In 2012, Pfenex asked UK-based Glide to formulate a recombinant protective antigen (rPA) using its solid dose injector (SDI) tech in a project funded by the US National Institute of Allergy and Infectious Diseases under the Government’s biodefence programme.
This work is now completed accord to Glide, which told us “the objective of the first phase of the product was to demonstrate stability, which has been successfully completed. We will move towards validation of performance of the vaccine in the next phase.”
The only vaccine approved in the US is Emergent Biosolutions’ product BioThrax which is made from immunogenic proteins harvested from the surface of the bacteria that causes anthrax, Bacillus anthracis.
BioThrax – also known as ASA – has been to protect veterinarians and others working with infected animals since the early 70s. In 1991, BioThrax’ use increased dramatically after the military administered it to soldiers serving in Iraq in a bid to protect against biological weapons.
Six shots required
Military use caused considerable controversy with some groups linking to a debilitating condition known as Gulf War Syndrome suffered by some Iraq veterans. Such links have been dismissed by the US IOM and the Department of Veterans Affairs.
But the negative publicity combined with old concerns about manufacturer Michigan Biologic Products Institute (MBPI) have tarnished BioThrax’ image.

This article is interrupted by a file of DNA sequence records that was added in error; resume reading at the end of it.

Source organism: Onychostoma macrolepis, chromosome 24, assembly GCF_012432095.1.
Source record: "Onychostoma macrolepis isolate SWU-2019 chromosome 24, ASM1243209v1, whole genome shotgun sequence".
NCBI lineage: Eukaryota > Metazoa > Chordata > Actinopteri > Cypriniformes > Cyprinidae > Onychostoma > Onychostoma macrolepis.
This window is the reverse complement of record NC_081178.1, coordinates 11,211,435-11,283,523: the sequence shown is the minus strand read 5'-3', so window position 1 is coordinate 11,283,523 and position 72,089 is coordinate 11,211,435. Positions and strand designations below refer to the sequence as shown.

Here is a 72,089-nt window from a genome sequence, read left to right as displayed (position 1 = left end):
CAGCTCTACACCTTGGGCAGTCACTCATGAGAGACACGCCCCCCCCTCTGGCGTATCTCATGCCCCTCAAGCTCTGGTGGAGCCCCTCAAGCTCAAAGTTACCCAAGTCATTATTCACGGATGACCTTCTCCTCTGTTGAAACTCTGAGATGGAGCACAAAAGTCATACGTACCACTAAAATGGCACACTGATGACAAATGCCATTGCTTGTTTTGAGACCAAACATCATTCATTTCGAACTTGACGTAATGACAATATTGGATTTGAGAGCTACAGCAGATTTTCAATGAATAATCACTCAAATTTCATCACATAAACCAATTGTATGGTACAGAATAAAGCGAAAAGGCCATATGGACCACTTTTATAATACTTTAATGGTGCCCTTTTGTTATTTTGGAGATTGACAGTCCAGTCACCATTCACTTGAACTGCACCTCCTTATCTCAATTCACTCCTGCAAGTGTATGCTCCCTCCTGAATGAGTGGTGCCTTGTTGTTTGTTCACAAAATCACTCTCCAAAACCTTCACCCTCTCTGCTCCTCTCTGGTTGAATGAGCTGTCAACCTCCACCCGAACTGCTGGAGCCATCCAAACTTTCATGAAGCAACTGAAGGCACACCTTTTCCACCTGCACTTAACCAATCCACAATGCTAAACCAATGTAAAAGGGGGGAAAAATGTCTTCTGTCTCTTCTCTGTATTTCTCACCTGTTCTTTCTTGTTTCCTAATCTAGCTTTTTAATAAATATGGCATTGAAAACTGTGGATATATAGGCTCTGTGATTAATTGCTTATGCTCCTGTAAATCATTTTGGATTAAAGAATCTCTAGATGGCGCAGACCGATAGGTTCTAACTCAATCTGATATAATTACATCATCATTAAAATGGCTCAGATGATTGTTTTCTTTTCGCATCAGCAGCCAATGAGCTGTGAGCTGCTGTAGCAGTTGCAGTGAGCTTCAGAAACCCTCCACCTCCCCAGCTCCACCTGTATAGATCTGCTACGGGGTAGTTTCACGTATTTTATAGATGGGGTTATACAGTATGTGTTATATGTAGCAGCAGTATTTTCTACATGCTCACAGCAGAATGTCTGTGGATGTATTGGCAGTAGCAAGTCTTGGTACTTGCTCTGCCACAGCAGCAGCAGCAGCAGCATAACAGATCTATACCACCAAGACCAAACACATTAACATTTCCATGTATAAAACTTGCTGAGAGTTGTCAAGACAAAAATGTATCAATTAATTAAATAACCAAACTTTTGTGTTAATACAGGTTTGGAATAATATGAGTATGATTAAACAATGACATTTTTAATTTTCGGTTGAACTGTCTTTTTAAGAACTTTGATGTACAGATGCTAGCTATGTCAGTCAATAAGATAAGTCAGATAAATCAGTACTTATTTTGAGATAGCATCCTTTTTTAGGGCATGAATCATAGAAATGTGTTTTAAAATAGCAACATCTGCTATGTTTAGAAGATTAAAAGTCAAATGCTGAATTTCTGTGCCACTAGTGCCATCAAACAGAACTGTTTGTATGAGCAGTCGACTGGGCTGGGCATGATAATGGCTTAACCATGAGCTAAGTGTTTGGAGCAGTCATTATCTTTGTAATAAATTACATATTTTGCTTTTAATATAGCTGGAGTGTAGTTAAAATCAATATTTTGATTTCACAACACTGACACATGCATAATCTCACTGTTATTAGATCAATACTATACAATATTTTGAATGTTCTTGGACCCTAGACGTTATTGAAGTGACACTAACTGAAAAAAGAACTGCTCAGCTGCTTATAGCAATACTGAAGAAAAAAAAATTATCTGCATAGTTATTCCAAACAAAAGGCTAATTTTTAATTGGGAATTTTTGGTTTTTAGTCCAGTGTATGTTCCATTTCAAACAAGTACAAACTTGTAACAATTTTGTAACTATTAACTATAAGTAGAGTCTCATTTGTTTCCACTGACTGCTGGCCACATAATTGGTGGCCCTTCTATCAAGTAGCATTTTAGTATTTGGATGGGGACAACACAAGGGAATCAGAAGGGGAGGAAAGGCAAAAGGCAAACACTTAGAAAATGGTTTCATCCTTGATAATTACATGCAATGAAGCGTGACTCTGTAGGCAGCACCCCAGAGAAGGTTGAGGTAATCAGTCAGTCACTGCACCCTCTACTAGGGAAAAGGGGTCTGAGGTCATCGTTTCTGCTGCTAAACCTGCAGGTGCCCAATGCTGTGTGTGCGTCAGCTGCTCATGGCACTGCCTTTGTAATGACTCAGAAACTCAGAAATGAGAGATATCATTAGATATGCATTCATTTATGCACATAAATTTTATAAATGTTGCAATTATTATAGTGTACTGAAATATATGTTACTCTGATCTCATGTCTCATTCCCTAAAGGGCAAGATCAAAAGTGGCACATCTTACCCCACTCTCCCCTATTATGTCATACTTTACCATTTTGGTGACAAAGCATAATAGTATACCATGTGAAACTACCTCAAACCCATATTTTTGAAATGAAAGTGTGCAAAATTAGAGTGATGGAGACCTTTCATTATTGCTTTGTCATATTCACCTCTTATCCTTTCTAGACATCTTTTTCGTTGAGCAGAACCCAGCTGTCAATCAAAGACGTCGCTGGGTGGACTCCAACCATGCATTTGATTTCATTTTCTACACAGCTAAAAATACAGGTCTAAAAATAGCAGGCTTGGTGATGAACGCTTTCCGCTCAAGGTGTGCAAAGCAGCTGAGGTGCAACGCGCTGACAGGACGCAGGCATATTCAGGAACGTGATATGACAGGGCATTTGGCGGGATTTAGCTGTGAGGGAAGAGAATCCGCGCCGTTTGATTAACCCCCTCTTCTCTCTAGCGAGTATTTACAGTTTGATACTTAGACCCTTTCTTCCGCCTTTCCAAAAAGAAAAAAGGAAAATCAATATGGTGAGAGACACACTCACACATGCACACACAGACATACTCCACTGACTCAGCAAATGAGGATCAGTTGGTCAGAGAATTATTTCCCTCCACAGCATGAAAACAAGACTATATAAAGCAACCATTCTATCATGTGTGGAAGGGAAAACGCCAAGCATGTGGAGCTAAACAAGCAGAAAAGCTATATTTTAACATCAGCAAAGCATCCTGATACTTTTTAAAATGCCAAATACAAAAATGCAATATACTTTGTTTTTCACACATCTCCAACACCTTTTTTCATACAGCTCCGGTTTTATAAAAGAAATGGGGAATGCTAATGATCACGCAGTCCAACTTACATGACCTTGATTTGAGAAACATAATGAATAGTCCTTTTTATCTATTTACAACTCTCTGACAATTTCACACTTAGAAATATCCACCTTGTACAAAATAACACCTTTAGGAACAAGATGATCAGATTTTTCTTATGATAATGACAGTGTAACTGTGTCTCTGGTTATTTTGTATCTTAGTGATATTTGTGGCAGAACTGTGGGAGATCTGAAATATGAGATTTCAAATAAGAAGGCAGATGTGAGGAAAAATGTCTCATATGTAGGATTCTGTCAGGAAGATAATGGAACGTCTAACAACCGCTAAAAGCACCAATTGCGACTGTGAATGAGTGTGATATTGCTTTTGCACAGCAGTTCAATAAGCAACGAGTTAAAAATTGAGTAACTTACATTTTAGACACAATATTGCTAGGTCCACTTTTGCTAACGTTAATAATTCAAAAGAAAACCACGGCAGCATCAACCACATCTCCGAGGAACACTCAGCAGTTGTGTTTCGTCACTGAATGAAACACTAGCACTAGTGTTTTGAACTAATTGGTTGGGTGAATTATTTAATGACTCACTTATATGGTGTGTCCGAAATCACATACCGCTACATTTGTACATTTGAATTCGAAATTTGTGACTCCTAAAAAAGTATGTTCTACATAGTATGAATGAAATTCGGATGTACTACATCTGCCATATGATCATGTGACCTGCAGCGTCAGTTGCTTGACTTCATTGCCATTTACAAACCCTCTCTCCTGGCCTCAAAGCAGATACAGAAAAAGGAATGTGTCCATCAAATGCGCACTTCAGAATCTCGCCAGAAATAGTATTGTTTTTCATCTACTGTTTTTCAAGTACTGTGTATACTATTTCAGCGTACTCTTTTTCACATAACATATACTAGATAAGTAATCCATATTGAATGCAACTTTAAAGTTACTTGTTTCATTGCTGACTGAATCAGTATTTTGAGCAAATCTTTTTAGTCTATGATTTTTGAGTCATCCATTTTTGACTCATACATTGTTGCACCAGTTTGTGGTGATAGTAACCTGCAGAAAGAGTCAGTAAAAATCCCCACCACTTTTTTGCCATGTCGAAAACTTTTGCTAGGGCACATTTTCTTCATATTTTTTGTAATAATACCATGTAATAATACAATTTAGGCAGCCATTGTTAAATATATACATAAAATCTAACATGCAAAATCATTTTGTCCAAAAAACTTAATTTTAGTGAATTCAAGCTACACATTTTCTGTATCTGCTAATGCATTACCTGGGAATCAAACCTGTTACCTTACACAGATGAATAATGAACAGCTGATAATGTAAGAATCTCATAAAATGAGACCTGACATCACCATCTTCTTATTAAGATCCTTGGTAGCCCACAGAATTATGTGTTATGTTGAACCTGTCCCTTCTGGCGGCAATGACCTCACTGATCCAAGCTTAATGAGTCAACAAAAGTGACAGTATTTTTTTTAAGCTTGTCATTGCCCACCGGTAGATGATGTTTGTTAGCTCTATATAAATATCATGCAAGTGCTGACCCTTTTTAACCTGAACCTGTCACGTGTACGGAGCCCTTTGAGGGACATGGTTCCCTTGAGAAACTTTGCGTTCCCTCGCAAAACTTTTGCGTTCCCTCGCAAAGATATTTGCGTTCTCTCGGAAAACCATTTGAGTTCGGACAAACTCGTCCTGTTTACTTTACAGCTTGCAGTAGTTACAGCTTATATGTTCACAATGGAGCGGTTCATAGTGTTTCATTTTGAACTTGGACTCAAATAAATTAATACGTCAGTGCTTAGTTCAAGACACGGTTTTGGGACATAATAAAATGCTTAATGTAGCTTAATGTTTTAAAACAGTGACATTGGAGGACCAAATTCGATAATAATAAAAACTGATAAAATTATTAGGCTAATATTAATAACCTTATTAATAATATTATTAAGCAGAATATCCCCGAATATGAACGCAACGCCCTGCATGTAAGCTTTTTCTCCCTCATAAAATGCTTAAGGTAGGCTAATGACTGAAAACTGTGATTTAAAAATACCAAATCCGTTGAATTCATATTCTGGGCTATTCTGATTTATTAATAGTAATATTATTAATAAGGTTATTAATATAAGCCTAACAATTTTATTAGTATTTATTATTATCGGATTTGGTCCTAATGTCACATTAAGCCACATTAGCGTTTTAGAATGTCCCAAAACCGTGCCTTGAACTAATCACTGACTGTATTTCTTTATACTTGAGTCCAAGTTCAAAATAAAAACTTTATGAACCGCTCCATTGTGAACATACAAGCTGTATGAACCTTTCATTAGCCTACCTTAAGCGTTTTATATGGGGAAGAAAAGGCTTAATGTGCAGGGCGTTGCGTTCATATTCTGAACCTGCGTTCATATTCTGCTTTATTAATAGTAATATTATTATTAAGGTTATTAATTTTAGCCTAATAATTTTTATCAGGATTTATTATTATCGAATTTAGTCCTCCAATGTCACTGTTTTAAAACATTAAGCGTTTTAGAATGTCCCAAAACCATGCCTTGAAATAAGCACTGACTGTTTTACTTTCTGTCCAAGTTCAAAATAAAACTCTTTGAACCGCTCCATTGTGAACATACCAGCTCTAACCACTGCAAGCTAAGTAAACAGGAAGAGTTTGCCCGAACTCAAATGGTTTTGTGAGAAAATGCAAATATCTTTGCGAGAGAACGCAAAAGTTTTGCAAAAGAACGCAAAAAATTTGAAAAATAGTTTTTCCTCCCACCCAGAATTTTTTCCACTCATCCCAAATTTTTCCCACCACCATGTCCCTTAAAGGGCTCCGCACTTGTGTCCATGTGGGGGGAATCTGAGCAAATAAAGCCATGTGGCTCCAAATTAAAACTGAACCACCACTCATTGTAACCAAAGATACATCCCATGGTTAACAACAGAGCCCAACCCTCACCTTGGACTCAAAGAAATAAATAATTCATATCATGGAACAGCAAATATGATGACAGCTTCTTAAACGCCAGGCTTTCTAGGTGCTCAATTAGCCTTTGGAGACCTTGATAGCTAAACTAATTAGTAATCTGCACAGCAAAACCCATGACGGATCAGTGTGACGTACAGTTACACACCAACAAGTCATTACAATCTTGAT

Subsequently, while the vaccine is still used by the military, the US Government has encouraged efforts to develop alternatives. In 2004, the HSS ordered $877m worth of recombinant antigen vaccine from Vaxgen under Project BioShield.
This contract came to nothing in 2006 after the US Food and Drug Administration (FDA) refused to approve planned trials of the vaccine over concerns it was unstable. Two years later VaxGen sold the vaccine to Emergent Biosolutions.
Pfenex is one of a number of firms developing a recombinant anthrax vaccine including Emergent, Vaxin and Pharmathene.
Stability enhancement is a major strength of the SDI technology according to Glide, which told us the proteins delivered with the solid dose injector system are formulated into solid dosages that are stable at room temperature.
“Glide’s technology comprises two key elements: Formulation of proteins into a solid dose; and delivery of the solid dose using an injector system. The formulated drug product is a small rod around 4mm long x 0.8mm diameter which is pushed through the skin.”